Brough of Deerness Ruined Chapel
Brough of Deerness Ruined Chapel

The remains of a 10th-century chapel stand in a spectacular headland setting on the eastern tip of Deerness, Orkney. Some debate exists whether the site is that of a Norse settlement, early Christian monastery, or Iron Age promontory fort. The Brough has been a traditional site of pilgrimage for centuries.

Atop the headland are the ruined walls of a chapel, variously dated from the 10th to the 12th century. Surrounding the chapel are the turf-covered outlines of a settlement, comprising roughly 30 buildings, surrounded by an earthen bank and wall.

In the 1970s a detailed archaeological investigation of the chapel found evidence that the stone walls replaced an earlier timber building, presumably an existing chapel. Between the two layers was a coin of Eadgar (c. AD 959-975), making the Deerness chapel the oldest example of a Viking Christian site in the North Atlantic region.

The chapel walls stand some 4-5 feet high in places, and an 11th-century burial was found against one wall. The building is a simple rectangle, measuring 17 feet long and 9'9" wide. An outer wall defends the steep staircase approach to the headland. This wall is almost 10 feet thick and may actually predate the chapel.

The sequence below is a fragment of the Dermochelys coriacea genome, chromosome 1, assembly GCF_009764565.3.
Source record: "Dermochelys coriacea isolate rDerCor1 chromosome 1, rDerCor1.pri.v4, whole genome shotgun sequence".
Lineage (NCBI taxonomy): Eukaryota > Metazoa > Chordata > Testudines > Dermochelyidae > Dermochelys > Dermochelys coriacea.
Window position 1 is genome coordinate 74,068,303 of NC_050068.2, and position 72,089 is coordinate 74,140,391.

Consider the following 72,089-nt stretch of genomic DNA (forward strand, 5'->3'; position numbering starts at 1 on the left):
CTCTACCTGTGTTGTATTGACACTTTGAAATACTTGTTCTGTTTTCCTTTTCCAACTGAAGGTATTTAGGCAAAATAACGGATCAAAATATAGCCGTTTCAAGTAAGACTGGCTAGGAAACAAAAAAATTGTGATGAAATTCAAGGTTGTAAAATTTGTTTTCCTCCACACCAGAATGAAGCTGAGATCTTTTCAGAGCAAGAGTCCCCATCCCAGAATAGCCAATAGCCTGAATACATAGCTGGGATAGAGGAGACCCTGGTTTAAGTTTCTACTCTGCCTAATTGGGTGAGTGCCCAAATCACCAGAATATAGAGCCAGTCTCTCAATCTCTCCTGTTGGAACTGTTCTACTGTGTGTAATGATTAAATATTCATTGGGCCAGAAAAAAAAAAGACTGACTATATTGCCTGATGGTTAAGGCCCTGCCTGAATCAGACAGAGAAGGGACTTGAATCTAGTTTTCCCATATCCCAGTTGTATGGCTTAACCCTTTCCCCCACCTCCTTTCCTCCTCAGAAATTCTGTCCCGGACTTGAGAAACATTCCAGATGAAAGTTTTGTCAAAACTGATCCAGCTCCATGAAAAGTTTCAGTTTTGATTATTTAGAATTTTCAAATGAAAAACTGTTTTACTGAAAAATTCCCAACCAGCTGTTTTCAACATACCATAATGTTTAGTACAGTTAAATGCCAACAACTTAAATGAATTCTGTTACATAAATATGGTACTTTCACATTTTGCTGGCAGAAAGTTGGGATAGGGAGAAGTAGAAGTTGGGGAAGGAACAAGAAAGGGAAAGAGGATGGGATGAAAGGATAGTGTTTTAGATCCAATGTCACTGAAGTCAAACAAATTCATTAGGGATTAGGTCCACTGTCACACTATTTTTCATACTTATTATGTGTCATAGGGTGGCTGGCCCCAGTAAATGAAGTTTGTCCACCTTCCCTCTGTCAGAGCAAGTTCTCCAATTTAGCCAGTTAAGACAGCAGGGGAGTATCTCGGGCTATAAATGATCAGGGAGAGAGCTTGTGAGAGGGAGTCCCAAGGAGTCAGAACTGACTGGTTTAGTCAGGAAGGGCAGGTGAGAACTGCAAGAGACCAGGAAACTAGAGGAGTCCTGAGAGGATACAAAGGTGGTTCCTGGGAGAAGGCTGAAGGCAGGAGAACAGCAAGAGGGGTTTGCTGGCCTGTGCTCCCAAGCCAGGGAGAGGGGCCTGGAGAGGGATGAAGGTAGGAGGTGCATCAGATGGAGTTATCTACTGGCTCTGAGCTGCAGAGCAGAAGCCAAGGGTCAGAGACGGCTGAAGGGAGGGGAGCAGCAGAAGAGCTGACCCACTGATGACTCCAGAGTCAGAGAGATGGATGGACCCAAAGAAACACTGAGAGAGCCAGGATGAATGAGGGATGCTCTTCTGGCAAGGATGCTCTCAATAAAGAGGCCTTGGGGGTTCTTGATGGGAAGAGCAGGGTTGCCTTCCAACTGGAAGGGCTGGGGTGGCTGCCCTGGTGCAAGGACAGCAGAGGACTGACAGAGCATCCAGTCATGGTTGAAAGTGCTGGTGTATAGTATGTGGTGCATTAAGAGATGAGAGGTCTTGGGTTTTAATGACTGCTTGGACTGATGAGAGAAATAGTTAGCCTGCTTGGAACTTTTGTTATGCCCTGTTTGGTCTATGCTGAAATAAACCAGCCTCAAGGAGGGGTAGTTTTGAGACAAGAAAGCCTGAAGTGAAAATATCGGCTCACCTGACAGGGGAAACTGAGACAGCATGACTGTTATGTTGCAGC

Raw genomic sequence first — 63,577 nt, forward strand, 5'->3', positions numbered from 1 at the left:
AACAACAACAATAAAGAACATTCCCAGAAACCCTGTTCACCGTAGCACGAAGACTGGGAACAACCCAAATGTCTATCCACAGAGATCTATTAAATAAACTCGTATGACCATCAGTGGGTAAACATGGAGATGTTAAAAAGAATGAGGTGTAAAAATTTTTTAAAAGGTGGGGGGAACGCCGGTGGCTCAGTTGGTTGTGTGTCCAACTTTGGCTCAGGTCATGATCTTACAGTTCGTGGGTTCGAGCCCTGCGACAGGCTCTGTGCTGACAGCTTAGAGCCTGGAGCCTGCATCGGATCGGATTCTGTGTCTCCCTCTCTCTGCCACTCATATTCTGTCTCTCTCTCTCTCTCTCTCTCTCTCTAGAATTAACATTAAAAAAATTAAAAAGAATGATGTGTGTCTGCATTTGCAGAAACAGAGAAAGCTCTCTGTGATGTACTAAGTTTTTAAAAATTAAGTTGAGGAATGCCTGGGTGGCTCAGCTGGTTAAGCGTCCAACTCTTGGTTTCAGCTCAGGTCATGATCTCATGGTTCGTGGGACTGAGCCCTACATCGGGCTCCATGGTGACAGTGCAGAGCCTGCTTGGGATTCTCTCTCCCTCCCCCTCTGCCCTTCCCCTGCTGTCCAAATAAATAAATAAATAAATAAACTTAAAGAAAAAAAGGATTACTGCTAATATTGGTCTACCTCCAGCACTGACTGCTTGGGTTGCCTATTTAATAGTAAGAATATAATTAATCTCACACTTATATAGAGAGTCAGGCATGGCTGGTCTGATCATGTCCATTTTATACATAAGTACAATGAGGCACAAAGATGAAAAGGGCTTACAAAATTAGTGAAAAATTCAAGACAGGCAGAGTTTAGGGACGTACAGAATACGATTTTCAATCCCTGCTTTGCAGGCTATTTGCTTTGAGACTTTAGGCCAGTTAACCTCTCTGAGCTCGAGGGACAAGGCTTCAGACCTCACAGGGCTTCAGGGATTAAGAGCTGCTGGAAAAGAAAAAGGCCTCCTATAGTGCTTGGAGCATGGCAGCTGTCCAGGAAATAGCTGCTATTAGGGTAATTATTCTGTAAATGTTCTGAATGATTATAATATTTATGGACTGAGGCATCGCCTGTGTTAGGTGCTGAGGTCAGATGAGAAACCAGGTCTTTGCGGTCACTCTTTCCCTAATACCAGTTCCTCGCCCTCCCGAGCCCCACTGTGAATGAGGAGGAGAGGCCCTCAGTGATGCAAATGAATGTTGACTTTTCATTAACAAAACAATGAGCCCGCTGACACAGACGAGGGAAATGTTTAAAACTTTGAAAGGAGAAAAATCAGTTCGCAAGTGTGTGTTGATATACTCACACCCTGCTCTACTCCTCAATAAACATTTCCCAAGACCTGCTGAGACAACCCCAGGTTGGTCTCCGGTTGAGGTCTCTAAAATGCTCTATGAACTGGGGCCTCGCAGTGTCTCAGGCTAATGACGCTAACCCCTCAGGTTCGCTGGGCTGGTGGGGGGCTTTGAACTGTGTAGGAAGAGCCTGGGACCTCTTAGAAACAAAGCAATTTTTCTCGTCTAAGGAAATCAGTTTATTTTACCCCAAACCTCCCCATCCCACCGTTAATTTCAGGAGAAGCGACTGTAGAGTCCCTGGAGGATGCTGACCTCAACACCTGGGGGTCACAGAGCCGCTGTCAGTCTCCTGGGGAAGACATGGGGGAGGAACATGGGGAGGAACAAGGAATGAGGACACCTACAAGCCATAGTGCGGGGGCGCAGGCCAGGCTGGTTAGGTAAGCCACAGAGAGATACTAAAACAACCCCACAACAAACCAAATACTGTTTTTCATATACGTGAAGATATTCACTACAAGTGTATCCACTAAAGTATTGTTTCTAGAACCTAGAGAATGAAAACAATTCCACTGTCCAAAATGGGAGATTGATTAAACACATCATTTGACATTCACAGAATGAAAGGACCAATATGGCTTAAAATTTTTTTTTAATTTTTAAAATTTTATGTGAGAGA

A later excavation on the surrounding buildings discovered that the foundation walls date to the Viking age, but they stand atop much earlier Pictish buildings dating from the 6th-9th centuries.

So was the Brough of Deerness a monastic site, as was thought for generations, or was it a defended site; a fortified stronghold of a Viking chieftain? Current archaeology leans towards the defended site idea, meaning the Brough was a local chief making a statement of his power and importance.

The setting could hardly be more spectacular; the Brough is accessible only by way of a steep path up the side of the Brough from Little Burrageo, but your exertion is well rewarded with fabulous views and the company of seabirds by the hundreds.

The Brough was originally joined to the mainland by a rocky ridge, but this apparently collapsed long before the headland was settled. That suggests that the Brough had to be accessed by a bridge across a 25-metre deep chasm. Constructing such a bridge would have needed a great deal of engineering skill and no little bravery to construct it!

The narrow stone steps to the Brough
The narrow stone steps
to the Brough
Climbing the last few stone steps
Climbing the last few
stone steps
Don't slip!
Don't slip!